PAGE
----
US intel chief replaced as casualties of Trump purge mount

US president’s cleansing of ‘disloyal’ staffs is not over. (AP pic)

WASHINGTON: Donald Trump replaced his intelligence chief Thursday as reports emerged that the US president was furious with the official over a briefing given to lawmakers about Russian interference in the 2020 election campaign.

Trump erupted in anger at acting director of national intelligence (DNI) Joseph Maguire when he learned of the Feb 13 session with the House Intelligence Committee, US media reported.

It wasn’t immediately clear if Trump had objected to a specific element of the talk, in which Maguire aide Shelby Pierson reportedly told lawmakers Russia was once again meddling in the US election on Trump’s behalf.

But the president was annoyed by the presence of Adam Schiff, the Democratic head of the investigation that led to Trump being impeached for abuse of power and obstruction of Congress, according to The New York Times.

Maguire had been a favourite to be nominated for the permanent DNI post but Trump soured on the official, The Washington Post said, when he heard about the classified election security briefing.

The president berated Maguire in an Oval Office showdown last week for the “disloyalty” of his staff, the Post reported, effectively thwarting his chances of becoming a permanent hire.

There was “a dressing down” that was the “catalyst” for Maguire’s sidelining, the Post quoted one unnamed source as saying.

Trump was impeached in December over accusations that he coerced ally Ukraine into helping him cheat in the 2020 election, withholding military aid considered vital to the former Soviet republic in its war with Russia.

Trump defender

Since he was acquitted by the Republican-led Senate, an emboldened Trump has been purging the Justice Department, National Security Council and Pentagon of staff he considers disloyal.

Casualties have included NSC staffer Lieutenant Colonel Alex Vindman and EU ambassador Gordon Sondland – both key witnesses in the impeachment inquiry – Vindman’s twin brother, an NSC lawyer who wasn’t involved, and Pentagon policy chief John Rood.

Trump announced on Wednesday he was replacing Maguire with Richard Grenell, the ambassador to Germany with a blunt approach that irritated the close ally.

Democrats have voiced outrage over the placement of Grenell, who takes charge after a period of tension between intelligence professionals and Trump, who has played down Russian interference in the last election.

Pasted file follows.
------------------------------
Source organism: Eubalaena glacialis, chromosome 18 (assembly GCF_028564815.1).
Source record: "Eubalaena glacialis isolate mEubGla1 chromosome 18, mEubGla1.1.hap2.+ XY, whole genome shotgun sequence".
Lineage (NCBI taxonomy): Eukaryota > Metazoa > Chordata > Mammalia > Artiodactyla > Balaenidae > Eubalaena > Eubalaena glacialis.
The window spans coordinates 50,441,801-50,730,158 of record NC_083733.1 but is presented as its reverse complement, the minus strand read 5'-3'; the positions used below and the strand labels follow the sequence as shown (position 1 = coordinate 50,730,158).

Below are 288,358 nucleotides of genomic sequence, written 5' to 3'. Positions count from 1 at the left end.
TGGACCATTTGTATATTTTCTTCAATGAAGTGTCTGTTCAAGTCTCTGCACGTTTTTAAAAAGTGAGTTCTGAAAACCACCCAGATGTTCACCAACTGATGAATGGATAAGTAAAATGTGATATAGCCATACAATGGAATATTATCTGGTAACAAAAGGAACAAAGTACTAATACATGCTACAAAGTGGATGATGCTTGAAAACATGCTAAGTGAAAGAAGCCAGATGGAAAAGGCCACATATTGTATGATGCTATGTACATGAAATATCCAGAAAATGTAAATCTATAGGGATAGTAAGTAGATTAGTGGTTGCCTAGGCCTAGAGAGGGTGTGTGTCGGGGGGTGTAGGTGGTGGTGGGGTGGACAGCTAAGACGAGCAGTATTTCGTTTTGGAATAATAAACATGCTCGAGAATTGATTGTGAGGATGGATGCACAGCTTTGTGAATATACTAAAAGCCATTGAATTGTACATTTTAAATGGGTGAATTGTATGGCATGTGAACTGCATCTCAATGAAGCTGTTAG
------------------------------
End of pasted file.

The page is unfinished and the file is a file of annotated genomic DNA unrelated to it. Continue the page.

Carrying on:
Grenell, 53, who has no relevant background or top-level management experience, will supervise 17 agencies including the CIA.

“He is committed to a non-political, non-partisan approach as head of the Intelligence Community, on which our safety and security depend,” White House press secretary Stephanie Grisham said in a statement Thursday.

Grenell said on Twitter he would not serve permanently and that Trump would “soon” select someone else.

‘Unquestioning obedience’

Trump has declined to hire a permanent replacement for Dan Coats, who stepped down as DNI in August after standing firm on the intelligence community’s conclusion that Russia interfered in 2016 to back Trump over Hillary Clinton.

Grenell has previously cast doubt on the extent of Russia’s efforts, saying that Moscow’s activities were nothing new.

Senator Ron Wyden, a Democrat on the intelligence committee, accused Trump of prioritising “unquestioning obedience over the safety of the American people.”

Grenell has cheered on the rise of right-wing populists in Europe, including hailing Austria’s ultra-conservative chancellor, Sebastian Kurz, as a “rock star.”

He has been unusually outspoken for an ambassador in criticising the country where he serves, including warning German companies over Twitter to comply with Trump’s orders not to do business in Iran.

Ned Price, a former aide to president Barack Obama, said Trump “has dropped the charade that he has any use for intelligence.”

“He has just named the most political – and abrasive – US ambassador to what it supposed to be the least political – and undoubtedly delicate – role,” he wrote on Twitter.